it is where if the catcher drops the third strike pitched then the batter can run to first base. HOpe this helps :)
In MLB, yes. MLB Rule 6.05(b) states that a batter is out when "A third strike is legally caught by the catcher" with the added comment "'Legally caught' means in the catcher's glove before the ball touches the ground".
No, it is just recorded as a strikeoutYES ... It's scored a strikeout and a 2-3 put out ...Correction:Strikeouts are credited as putouts by the catcher According to Rule 10.09(b)(2)According to Rule 10.15(a)(2&3) a strike out is credited when a 3rd strike is dropped, thus, I suppose it would be a putout technically, however, it would not go down as 2-3 (this would give the putout to the 1st basemen)
Yes. Rule 6.05(d) of the MLB Rulebook states that a batter is out if "He bunts foul on third strike".
I presume you mean "dropped" ball rule. The rule that a batter can attempt to advance to first base after a dropped third strike was part of the "New York Rules," written in 1845. These rules eventually evolved into what we now know as baseball. The justification, flimsy as it may sound, was (and remains) that every "out" should involve SOME fielding capability, not just the ability of the pitcher. If that sounds silly to you, then it's 167 years too late to complain.
No. There is no 'uncaught third strike' rule in Little League. A base runner can advance if a third strike is not caught but the batter may not reach first base due to an uncaught third strike.Majors and minors can't, but juniors and seniors can.
With less than two outs, if first base is unoccupied on a swinging dropped third strike, the batter must be tagged out or forced out at first base. The putout goes either to the player applying the tag (usually the catcher) or the player covering first base in the case of a force out.
In Major League Baseball, yes. There is a rule called the 'Uncaught Third Strike' rule. This rule states that if the catcher does not cleanly catch the pitched ball that results in a third strike, the batter may run to first base as if the ball were hit. If the batter reaches first base before the ball, the batter is awarded the base.
Rule 6.05(b) of the MLB Official Rules states that a batter is out when a third strike is legally caught by the catcher or when a third strike is not legally caught by the catcher and first base is occupied with less than two out. Except for the infield fly rule and the uncaught third strike rule, which keeps the defensive team from making an 'error' to make a double play or triple play, the only way a batter can be called out is if a defensive fielder has possession of the baseball. With the uncaught third strike, no one has possession of the ball.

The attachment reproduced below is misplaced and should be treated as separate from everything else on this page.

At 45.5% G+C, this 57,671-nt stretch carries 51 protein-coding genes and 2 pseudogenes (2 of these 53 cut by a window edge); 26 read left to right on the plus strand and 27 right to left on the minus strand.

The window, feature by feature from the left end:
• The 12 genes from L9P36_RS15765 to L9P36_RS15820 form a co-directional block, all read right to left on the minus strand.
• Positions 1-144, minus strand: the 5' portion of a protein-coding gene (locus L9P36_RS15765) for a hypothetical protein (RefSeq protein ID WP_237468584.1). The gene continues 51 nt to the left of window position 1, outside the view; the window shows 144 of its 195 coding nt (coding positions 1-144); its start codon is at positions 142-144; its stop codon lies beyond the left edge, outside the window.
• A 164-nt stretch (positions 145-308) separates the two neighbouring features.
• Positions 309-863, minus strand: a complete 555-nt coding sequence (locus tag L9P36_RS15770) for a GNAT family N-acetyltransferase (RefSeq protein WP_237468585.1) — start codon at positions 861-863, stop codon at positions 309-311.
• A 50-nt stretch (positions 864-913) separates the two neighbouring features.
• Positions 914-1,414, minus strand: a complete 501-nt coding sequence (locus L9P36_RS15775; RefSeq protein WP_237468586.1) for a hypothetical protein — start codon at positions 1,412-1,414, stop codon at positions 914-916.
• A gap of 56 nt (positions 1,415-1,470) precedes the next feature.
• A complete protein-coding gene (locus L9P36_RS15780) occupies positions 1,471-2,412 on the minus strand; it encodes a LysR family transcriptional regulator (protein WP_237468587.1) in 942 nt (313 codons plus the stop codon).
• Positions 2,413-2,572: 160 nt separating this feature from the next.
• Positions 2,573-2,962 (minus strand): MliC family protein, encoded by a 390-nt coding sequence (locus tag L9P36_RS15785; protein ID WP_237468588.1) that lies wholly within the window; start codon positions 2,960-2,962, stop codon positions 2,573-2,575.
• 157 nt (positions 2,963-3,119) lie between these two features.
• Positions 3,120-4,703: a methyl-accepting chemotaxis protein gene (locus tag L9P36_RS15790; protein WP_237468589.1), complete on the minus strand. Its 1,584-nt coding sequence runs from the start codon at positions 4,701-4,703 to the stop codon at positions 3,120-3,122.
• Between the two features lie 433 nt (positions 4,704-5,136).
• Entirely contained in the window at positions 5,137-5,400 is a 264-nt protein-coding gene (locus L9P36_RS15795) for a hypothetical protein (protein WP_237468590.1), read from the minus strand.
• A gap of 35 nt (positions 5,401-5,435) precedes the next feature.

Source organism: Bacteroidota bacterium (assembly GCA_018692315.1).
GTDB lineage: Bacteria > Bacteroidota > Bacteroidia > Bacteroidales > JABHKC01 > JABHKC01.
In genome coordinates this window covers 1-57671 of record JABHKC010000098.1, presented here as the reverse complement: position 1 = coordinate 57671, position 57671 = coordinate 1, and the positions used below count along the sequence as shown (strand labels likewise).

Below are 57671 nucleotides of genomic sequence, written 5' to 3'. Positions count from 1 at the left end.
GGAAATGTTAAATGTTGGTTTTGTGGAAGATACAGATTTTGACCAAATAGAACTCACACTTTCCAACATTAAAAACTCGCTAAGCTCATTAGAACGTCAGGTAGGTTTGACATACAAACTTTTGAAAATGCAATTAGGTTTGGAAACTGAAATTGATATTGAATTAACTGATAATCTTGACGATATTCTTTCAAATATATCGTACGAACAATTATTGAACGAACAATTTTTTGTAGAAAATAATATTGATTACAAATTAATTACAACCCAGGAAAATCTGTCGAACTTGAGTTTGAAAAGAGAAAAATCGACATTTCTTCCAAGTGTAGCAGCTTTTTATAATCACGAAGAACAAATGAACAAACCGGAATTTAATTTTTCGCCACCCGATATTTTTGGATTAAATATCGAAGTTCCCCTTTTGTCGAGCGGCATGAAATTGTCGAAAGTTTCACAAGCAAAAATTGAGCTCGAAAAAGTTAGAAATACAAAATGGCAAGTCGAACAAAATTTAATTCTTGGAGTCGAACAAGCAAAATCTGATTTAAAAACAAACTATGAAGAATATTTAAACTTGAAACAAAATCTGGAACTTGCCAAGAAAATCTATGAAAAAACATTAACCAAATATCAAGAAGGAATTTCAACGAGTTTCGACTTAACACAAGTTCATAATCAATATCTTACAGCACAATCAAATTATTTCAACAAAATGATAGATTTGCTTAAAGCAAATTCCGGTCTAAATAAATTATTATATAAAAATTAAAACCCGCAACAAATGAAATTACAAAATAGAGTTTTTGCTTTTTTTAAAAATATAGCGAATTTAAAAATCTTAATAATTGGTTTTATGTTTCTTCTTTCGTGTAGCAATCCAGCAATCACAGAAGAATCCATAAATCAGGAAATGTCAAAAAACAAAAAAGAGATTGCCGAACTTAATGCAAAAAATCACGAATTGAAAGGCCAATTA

The drop third strike rule is in effect. Whenever there is a strikeout and the ball is not caught cleanly or bounces in, this rule is in effect EXCEPT when 1st base is occupied. With 2 out, the rule is always in effect.
Plain and simple: it just isn't in baseball rules. It has existed at least since 1845. There is no more logic or reasoning to that rule than there is for the rule requiring nine innings instead of thirteen. It's just the rule. Catcher can drop the ball on a third strike, if firstbase is occupied.!!
Some states have a three strike rule where a repeat offender will receive a harsh sentence on the third offense. A second strike refers to a second offense.
Yes. A catcher gets credited with the putout on a strikeout if the ball is caught cleanly. In the event of a dropped third strike, if the catcher tags the hitter, he again gets credited with the putout. If the third strike is dropped and the catcher must throw down to first, the catcher gets credited with an assist and the first baseman gets credited with the putout. In no case would the pitcher get credit for the putout or assist. Source: MLB Official Rule 10.09b